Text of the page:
After visiting countless families living in one room with a dirt-floor, I saw how my guest room was a palace. As for having my own bathroom, what luxury! Most used a community toilet cleaned by women within the neighborhood who had come up with their own rotation system. What was different than I could have ever imagined? The dignity and pride that these families had for what little they had. They appreciated it all—and most of all—their families. They welcomed me with an overwhelming sense of pride that hooked me in and had me wondering what more I could do to help the incredible people of this region.
Returning to India
My week passed too quickly. My work never brought me back to India, but I kept in touch with the organization, particularly with P.Y. and Vasanti. When I could, I sent one-hundred dollars for a microloan. That is not much of a donation to a U.S. charity, but in India, it changes a family's life.
When I retired, I asked if I could return for three months as a volunteer. They eagerly accepted my offer and insisted on providing room and board. After 15 years, I was back in my little room with a shower that produced about ten drops a minute. I had remembered to bring lots of cheap jewelry and my sari. I learned to enjoy bucket baths and how to cook on a two burner stove. Vasanti helped me shop for groceries at outdoor markets from vendors who displayed their produce on blankets beside the road.
She taught me how to cook India-style, and she told me how she had worked her way out of a hutment, a slum with tarp dwellings, into a home she owned. It was a simple, two-room home with a cement floor and one sofa that also served as a bed. She cooked on a one-burner gas stove that sat on the floor and had running water when the well was not dry: about half the year.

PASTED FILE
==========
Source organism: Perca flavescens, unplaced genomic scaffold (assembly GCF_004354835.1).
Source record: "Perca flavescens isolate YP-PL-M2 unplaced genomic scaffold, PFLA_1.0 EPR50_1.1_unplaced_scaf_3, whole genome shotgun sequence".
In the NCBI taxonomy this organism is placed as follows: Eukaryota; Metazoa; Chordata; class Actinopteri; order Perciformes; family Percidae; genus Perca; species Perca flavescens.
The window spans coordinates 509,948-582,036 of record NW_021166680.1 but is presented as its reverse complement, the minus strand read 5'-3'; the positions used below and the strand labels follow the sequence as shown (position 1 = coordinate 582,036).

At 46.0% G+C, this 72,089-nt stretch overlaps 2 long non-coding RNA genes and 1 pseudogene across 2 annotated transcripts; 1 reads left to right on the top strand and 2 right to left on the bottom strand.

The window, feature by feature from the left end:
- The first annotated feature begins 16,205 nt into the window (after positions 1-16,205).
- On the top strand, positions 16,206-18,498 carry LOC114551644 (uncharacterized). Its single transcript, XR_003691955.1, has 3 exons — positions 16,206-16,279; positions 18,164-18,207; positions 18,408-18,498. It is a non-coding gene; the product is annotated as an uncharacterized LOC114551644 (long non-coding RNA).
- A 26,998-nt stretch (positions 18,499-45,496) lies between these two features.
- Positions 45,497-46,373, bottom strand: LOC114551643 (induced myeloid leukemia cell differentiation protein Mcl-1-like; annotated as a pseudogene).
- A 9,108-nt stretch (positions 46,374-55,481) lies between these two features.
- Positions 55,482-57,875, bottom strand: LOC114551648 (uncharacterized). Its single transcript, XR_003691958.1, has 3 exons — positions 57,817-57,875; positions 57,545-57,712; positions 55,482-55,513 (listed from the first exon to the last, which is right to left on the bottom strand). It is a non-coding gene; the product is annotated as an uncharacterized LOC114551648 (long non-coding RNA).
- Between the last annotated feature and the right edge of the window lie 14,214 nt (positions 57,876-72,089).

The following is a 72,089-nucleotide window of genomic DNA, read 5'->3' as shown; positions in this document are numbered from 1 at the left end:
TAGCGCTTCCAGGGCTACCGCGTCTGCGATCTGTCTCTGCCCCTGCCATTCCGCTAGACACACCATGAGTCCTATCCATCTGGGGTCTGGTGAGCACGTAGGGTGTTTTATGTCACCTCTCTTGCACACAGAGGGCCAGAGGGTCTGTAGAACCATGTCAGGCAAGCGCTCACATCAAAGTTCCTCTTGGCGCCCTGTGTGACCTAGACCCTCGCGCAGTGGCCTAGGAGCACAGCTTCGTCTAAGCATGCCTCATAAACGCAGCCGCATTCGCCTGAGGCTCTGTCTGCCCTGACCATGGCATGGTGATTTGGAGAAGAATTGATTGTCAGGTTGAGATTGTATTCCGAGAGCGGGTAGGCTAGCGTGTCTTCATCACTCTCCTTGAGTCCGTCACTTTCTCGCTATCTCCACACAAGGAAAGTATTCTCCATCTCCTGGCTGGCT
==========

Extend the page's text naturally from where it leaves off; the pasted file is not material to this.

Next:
I enjoyed working with the women's groups who were learning business skills and how to raise healthier children. But, I learned more than I taught. I learned to make do with what I had as they did. I learned to find joy in flowers, sunsets, friendships, and other free things abundant on this earth. I learned how important community is to people who have very little and wondered why we, in our abundance, have a lesser sense of community. I learned what it is to pray for your daily bread in a land where tomorrow's sustenance is a hope, not a given.
All the children called me "auntie," and I liked feeling their closeness to me. Without a common language, we played simple games where laughter was more important than the rules. I shared their joy in their few treasures: a used book, a crayon, a piece of metal they could write on with chalk and take to school when the budget could not bear a notebook.
All are welcome
India is only two percent Christian, yet I was welcomed by people of all faiths. They respected my faith, and I respected theirs. The organization has a Christian mission but does not exclude anyone because of their chosen faith. I felt that was the best expression of Christianity: all are welcome. I brought that feeling home with me and was given the grace to welcome all people into my life.
India continues to change me. I do not feel guilty for all of my first world possessions, but I do think before I acquire them. The money I save on frivolity is better spent by women and men who are developing little businesses with loans as low as $25.
I have been to India eight times now and I have not seen the Taj Mahal. Admiring a marble monument surrounded by other tourists holds little appeal when I can be part of a caring community. They accept what I have to offer and overwhelm me with love and gentle guidance into their world of struggle and triumph.